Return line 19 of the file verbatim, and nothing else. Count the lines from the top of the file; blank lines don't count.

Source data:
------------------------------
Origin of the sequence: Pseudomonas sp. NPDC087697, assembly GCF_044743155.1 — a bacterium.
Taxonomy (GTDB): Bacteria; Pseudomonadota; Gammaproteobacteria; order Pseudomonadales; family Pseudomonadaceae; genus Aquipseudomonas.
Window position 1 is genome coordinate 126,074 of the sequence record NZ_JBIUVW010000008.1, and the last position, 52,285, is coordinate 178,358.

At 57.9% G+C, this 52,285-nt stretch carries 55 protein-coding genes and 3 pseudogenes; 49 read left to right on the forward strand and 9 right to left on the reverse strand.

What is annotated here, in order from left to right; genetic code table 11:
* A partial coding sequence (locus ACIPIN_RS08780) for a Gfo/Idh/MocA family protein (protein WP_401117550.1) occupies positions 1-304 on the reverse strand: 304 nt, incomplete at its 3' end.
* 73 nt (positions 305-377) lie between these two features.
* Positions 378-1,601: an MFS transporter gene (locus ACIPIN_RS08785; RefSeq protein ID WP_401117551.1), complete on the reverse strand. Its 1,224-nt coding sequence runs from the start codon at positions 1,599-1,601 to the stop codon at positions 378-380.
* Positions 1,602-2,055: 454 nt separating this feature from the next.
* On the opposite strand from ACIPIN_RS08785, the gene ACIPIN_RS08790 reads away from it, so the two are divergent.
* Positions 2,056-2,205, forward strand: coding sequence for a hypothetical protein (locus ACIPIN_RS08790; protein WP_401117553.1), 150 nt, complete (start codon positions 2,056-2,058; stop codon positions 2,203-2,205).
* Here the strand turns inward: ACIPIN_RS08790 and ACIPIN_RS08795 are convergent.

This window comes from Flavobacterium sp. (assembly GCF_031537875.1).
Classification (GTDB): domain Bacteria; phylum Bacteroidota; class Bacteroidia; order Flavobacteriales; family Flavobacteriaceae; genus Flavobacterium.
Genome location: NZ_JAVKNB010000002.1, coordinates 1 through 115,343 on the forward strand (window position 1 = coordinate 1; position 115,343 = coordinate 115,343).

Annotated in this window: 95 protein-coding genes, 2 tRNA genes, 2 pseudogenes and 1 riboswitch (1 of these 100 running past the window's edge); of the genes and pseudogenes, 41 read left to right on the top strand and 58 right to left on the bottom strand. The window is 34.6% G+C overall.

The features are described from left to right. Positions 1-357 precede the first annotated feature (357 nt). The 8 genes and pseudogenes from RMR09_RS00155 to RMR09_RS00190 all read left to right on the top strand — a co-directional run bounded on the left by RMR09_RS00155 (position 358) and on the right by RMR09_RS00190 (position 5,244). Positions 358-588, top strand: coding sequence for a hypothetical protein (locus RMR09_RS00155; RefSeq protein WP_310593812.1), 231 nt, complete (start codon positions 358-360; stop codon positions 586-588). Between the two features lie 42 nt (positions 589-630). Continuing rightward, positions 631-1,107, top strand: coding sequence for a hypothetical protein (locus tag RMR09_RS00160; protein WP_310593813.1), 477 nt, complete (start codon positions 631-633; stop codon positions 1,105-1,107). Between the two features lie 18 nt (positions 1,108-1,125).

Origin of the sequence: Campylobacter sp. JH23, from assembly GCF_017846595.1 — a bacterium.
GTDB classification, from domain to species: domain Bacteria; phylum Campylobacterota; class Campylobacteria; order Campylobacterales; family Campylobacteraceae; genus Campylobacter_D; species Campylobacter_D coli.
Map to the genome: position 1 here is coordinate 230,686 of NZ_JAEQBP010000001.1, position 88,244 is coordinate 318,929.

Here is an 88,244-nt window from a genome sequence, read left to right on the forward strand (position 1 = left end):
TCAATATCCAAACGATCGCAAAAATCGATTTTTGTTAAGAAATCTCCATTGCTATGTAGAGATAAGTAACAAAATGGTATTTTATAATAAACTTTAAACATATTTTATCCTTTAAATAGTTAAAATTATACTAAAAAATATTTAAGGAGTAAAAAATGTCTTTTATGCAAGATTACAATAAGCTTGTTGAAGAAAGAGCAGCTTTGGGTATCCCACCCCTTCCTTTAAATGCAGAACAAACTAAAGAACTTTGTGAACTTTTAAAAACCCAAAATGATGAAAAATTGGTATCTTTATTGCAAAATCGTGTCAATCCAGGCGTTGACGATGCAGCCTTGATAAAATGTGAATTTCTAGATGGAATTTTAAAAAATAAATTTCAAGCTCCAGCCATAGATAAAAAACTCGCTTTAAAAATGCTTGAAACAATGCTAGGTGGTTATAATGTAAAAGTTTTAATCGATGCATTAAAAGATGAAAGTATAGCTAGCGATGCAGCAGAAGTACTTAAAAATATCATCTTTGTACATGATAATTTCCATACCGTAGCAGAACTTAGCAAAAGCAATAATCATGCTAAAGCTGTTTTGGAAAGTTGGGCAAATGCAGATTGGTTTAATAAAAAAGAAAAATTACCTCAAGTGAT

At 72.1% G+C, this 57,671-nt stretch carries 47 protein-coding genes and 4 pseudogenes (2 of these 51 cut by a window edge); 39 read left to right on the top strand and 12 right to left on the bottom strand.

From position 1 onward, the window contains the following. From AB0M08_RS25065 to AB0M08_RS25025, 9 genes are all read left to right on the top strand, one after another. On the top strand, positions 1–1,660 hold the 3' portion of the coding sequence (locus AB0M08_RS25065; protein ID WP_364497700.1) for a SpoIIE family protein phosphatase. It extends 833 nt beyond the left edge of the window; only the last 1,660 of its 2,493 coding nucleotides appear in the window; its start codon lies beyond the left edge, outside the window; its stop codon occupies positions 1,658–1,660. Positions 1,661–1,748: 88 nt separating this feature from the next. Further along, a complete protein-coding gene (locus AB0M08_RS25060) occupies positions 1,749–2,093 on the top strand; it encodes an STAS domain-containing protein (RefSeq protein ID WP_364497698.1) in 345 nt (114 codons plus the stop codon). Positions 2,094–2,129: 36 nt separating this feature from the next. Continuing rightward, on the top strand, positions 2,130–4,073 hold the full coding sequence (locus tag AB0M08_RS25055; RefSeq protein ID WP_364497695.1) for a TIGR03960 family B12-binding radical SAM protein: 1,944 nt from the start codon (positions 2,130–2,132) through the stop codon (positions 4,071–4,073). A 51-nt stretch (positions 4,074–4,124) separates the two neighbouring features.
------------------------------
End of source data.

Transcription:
GTDB classification, from domain to species: domain Bacteria; phylum Campylobacterota; class Campylobacteria; order Campylobacterales; family Campylobacteraceae; genus Campylobacter_D; species Campylobacter_D coli.